That too feels to me like a very Jewish idea. Judaism today isn't identical to Judaism of a hundred years ago, or 500 years ago, or 3000 years ago. But neither is it completely discontinuous from what has been. Judaism is perennially renewing itself. I'm hoping that in Rey's hands, and in the hands of those she may someday teach, the Jedi tradition will do the same.

Given the timing of its release, I couldn't help watching the movie through the lens of the Chanukah story. Not the story of the violent rebellion against brutal Greco-Syrian hegemony, but the meta-story of how my tradition chose to valorize the tale of the miracle of the oil that lasted beyond all reason over the tale of that military victory. Because focusing on military might can all too easily lead to more death (like the Bar Kokhba revolt -- or like Poe's ill-advised choice to bring down the star destroyer)... but cultivating hope in dark times can give us the strength to carry on.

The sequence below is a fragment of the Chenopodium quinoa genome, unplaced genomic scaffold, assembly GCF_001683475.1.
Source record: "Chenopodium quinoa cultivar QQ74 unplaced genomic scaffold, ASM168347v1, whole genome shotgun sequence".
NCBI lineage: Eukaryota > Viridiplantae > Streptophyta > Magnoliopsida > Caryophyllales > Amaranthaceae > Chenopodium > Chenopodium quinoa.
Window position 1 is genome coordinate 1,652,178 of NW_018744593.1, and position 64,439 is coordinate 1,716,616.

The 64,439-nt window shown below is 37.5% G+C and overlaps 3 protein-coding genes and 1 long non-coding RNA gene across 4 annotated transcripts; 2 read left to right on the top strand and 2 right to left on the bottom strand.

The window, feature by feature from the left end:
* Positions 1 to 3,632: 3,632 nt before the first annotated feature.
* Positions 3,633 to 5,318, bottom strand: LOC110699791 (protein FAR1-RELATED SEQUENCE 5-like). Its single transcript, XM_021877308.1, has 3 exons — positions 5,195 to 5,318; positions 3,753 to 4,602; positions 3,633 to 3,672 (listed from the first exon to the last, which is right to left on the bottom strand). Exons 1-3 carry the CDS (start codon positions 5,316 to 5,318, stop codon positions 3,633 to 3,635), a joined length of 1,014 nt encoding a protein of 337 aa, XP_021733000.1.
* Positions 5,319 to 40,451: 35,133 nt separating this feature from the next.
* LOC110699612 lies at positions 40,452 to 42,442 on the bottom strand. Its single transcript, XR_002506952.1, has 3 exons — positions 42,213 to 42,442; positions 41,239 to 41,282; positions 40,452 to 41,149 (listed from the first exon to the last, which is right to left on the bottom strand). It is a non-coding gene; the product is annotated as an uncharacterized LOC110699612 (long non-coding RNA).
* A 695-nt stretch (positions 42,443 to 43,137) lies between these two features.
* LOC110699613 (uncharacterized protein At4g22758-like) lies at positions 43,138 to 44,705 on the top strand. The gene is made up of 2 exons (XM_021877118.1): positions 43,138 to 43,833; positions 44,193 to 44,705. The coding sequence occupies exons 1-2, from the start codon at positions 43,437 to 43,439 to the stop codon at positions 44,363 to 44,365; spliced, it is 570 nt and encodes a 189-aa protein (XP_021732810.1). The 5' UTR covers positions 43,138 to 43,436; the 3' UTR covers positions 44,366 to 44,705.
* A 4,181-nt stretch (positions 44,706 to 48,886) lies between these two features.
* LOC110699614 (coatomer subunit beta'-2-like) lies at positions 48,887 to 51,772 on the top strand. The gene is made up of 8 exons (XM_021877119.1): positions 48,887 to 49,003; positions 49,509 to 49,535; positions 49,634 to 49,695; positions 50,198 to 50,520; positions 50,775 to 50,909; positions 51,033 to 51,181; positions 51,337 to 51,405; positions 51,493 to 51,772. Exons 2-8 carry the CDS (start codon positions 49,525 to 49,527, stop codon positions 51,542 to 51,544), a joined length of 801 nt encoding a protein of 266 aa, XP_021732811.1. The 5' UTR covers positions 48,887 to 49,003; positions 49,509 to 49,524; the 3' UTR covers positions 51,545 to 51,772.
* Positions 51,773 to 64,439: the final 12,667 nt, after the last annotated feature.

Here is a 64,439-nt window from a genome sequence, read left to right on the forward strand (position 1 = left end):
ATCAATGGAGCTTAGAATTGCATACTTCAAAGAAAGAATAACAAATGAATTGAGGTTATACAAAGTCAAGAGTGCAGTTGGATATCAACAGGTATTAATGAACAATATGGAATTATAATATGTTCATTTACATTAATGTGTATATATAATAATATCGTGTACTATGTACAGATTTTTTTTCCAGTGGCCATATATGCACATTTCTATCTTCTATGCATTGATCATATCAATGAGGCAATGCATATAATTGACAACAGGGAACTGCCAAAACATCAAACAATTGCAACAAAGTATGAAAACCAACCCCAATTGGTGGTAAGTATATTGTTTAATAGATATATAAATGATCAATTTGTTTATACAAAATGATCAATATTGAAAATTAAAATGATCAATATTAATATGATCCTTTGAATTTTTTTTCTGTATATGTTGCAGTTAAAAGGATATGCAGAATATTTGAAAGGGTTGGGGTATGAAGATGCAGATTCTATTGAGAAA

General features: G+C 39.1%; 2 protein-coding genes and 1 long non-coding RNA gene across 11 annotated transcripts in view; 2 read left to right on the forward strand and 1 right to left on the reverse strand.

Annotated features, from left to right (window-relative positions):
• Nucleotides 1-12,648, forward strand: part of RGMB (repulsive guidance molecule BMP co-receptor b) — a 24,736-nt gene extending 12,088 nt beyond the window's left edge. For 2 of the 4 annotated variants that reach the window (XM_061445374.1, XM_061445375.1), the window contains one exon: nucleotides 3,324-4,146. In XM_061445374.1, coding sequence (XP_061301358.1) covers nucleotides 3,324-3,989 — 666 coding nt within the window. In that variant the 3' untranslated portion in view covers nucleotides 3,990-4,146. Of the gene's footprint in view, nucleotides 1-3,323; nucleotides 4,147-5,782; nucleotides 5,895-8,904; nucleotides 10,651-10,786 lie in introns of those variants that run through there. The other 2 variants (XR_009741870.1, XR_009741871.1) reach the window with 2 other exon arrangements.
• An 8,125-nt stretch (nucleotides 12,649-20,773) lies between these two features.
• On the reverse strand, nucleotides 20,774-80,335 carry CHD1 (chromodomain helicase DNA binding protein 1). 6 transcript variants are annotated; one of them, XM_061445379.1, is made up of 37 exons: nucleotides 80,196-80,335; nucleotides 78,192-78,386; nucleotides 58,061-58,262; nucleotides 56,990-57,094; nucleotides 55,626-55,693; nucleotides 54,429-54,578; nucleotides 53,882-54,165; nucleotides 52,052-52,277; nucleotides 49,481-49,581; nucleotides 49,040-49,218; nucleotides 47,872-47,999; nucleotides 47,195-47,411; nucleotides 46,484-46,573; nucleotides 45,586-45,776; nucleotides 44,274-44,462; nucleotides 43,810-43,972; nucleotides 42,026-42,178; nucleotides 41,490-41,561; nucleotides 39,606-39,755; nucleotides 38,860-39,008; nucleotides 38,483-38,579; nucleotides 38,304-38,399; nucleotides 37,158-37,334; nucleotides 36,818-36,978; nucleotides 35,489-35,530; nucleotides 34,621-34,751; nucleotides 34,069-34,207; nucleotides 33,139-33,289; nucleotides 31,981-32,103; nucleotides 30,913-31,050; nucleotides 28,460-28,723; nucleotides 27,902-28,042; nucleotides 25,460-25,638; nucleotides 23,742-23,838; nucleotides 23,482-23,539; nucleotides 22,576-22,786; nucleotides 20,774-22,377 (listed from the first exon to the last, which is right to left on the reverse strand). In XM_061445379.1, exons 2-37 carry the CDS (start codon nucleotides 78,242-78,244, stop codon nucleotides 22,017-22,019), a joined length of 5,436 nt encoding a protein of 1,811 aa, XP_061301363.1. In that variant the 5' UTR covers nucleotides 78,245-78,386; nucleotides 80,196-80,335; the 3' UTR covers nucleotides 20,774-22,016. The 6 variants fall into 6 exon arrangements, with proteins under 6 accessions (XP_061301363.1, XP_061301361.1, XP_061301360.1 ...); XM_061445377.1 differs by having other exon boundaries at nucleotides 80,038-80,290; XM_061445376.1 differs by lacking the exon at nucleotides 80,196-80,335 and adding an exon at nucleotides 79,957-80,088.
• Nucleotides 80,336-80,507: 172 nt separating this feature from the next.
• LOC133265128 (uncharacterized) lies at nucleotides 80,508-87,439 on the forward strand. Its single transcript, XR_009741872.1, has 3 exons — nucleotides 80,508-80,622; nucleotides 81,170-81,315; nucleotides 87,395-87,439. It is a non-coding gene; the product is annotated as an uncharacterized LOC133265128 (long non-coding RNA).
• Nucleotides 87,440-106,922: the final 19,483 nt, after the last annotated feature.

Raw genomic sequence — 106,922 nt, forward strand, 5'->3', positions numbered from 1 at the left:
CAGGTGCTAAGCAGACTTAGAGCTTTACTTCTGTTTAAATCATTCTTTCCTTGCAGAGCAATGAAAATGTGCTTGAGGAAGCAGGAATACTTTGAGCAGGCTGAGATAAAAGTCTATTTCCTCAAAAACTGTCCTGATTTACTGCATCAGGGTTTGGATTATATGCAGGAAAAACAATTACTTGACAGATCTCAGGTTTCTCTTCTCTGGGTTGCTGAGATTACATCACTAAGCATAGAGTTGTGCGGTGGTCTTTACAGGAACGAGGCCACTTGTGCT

And the film ends on a note that resonates perfectly with that miracle-of-the-oil reading: a little kid recounting the story, and using the story to nurture a spark of hope. Hope for better than what exists now. Hope for a world without tyranny, a world of justice and kindness, a world where difference is celebrated and rights and freedoms are universally acknowledged to be the birthright of every living human being. May it come speedily and soon!

 


A woman of valor

A woman of valor! Worth more than
business class tickets to anywhere.
Every day I pack my son's lunch,
tuck his homework into his backpack.

I pay the mortgage. I ensure
my car is legal and fit to drive.
I fold and put away laundry.
I text beloveds who are far away.

I serve, I write, I create.
I teach and accompany and plan.
Every Friday night I light
twin fires of creation and Sinai,

chant sanctity into my wineglass.
When the co-op runs out of challah
I uplift a sandwich roll.
I make holiness from what I have.

Even on days when depression